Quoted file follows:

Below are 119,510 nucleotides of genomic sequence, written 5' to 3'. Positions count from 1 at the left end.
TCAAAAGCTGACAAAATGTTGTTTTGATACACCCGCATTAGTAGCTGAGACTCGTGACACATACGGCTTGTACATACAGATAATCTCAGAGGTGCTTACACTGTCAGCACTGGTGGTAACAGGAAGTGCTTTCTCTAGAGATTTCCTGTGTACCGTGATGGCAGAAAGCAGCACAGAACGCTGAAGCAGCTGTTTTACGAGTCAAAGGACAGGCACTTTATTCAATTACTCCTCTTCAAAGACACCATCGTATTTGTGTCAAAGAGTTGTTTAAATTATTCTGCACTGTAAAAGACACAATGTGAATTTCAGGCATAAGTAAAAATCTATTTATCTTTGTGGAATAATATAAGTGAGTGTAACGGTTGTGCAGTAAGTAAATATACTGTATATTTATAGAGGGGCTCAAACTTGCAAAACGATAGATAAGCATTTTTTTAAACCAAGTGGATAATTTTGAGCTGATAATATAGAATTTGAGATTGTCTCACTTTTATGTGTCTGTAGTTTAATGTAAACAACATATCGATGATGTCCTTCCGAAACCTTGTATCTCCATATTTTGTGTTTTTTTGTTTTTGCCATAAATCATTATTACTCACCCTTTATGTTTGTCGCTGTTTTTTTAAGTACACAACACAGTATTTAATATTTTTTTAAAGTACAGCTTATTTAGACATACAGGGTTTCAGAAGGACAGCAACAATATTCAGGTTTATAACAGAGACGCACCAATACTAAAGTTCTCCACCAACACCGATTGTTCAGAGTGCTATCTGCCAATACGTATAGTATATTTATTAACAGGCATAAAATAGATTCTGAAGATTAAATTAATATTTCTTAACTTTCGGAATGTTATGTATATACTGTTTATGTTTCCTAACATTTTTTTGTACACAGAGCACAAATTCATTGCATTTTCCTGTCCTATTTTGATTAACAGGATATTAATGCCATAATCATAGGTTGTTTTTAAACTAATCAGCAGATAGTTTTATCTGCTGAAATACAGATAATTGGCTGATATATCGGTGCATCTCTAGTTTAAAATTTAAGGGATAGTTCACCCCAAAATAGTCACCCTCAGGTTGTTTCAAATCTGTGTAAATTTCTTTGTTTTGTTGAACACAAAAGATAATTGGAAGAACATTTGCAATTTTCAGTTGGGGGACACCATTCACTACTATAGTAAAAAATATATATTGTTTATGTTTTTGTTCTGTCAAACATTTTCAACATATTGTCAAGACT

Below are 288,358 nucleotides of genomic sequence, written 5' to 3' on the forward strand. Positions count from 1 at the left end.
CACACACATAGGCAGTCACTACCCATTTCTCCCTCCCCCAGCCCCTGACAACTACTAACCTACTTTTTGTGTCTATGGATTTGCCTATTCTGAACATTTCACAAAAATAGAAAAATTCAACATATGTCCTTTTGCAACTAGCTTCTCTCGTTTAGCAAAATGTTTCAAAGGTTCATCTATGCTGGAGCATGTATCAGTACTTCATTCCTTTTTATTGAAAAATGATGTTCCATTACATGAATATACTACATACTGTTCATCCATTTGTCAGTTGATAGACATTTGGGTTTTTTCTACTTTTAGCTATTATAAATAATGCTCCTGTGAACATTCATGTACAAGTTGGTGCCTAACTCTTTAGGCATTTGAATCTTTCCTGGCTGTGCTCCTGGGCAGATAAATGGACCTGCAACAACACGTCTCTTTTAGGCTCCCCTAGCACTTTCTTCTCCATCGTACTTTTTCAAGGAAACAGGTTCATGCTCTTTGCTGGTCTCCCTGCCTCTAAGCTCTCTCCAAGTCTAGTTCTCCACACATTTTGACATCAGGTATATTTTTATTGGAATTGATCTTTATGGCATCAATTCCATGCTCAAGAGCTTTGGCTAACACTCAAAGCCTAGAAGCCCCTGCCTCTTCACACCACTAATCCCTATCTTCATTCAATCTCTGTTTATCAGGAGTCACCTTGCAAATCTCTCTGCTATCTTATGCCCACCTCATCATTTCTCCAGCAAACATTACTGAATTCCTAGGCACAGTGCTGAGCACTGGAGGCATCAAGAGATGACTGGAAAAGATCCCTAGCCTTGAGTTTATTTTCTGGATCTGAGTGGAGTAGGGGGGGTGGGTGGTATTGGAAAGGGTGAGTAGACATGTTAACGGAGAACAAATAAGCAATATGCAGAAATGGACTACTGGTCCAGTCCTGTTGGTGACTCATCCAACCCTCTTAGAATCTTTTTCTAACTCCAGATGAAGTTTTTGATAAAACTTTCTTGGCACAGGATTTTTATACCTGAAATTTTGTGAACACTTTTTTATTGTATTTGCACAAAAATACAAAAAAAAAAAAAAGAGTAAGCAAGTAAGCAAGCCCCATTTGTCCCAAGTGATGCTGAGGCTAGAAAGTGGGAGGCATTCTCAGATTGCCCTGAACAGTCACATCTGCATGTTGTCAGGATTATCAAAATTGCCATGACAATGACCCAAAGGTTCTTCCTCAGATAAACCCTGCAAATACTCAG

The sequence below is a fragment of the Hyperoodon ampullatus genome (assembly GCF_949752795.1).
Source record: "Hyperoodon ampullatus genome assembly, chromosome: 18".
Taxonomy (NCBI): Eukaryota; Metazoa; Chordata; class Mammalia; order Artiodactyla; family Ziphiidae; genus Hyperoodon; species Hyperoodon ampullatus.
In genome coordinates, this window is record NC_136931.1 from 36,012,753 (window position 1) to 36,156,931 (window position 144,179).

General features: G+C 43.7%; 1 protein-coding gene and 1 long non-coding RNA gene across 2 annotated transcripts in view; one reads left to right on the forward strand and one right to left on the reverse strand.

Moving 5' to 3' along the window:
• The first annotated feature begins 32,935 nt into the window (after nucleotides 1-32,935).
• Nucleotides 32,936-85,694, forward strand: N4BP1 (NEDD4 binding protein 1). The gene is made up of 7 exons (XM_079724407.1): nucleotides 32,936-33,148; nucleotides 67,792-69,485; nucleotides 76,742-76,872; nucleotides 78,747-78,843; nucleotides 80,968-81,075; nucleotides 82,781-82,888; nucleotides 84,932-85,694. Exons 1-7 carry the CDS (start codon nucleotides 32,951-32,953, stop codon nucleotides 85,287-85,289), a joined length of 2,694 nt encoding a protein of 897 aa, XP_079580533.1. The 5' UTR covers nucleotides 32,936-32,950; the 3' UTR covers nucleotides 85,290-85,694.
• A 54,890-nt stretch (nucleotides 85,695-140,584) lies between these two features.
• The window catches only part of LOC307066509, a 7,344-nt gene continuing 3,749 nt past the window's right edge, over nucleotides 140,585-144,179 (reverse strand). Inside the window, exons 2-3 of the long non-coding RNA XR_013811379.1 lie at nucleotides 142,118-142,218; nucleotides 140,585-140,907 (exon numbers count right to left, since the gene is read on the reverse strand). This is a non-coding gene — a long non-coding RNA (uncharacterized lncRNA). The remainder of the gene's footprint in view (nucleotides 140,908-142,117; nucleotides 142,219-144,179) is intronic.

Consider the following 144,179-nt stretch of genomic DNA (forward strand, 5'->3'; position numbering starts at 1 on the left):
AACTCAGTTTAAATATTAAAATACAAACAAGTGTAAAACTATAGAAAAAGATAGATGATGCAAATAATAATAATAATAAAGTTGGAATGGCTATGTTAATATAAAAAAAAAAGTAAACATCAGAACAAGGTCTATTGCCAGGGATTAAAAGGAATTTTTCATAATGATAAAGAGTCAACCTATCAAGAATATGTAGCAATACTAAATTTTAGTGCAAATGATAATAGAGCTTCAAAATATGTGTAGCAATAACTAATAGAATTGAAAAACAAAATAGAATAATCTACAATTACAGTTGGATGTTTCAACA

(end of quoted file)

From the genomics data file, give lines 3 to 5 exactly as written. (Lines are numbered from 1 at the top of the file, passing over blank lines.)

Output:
Below are 288,358 nucleotides of genomic sequence, written 5' to 3' on the forward strand. Positions count from 1 at the left end.
CACACACATAGGCAGTCACTACCCATTTCTCCCTCCCCCAGCCCCTGACAACTACTAACCTACTTTTTGTGTCTATGGATTTGCCTATTCTGAACATTTCACAAAAATAGAAAAATTCAACATATGTCCTTTTGCAACTAGCTTCTCTCGTTTAGCAAAATGTTTCAAAGGTTCATCTATGCTGGAGCATGTATCAGTACTTCATTCCTTTTTATTGAAAAATGATGTTCCATTACATGAATATACTACATACTGTTCATCCATTTGTCAGTTGATAGACATTTGGGTTTTTTCTACTTTTAGCTATTATAAATAATGCTCCTGTGAACATTCATGTACAAGTTGGTGCCTAACTCTTTAGGCATTTGAATCTTTCCTGGCTGTGCTCCTGGGCAGATAAATGGACCTGCAACAACACGTCTCTTTTAGGCTCCCCTAGCACTTTCTTCTCCATCGTACTTTTTCAAGGAAACAGGTTCATGCTCTTTGCTGGTCTCCCTGCCTCTAAGCTCTCTCCAAGTCTAGTTCTCCACACATTTTGACATCAGGTATATTTTTATTGGAATTGATCTTTATGGCATCAATTCCATGCTCAAGAGCTTTGGCTAACACTCAAAGCCTAGAAGCCCCTGCCTCTTCACACCACTAATCCCTATCTTCATTCAATCTCTGTTTATCAGGAGTCACCTTGCAAATCTCTCTGCTATCTTATGCCCACCTCATCATTTCTCCAGCAAACATTACTGAATTCCTAGGCACAGTGCTGAGCACTGGAGGCATCAAGAGATGACTGGAAAAGATCCCTAGCCTTGAGTTTATTTTCTGGATCTGAGTGGAGTAGGGGGGGTGGGTGGTATTGGAAAGGGTGAGTAGACATGTTAACGGAGAACAAATAAGCAATATGCAGAAATGGACTACTGGTCCAGTCCTGTTGGTGACTCATCCAACCCTCTTAGAATCTTTTTCTAACTCCAGATGAAGTTTTTGATAAAACTTTCTTGGCACAGGATTTTTATACCTGAAATTTTGTGAACACTTTTTTATTGTATTTGCACAAAAATACAAAAAAAAAAAAAAGAGTAAGCAAGTAAGCAAGCCCCATTTGTCCCAAGTGATGCTGAGGCTAGAAAGTGGGAGGCATTCTCAGATTGCCCTGAACAGTCACATCTGCATGTTGTCAGGATTATCAAAATTGCCATGACAATGACCCAAAGGTTCTTCCTCAGATAAACCCTGCAAATACTCAG

The sequence below is a fragment of the Hyperoodon ampullatus genome (assembly GCF_949752795.1).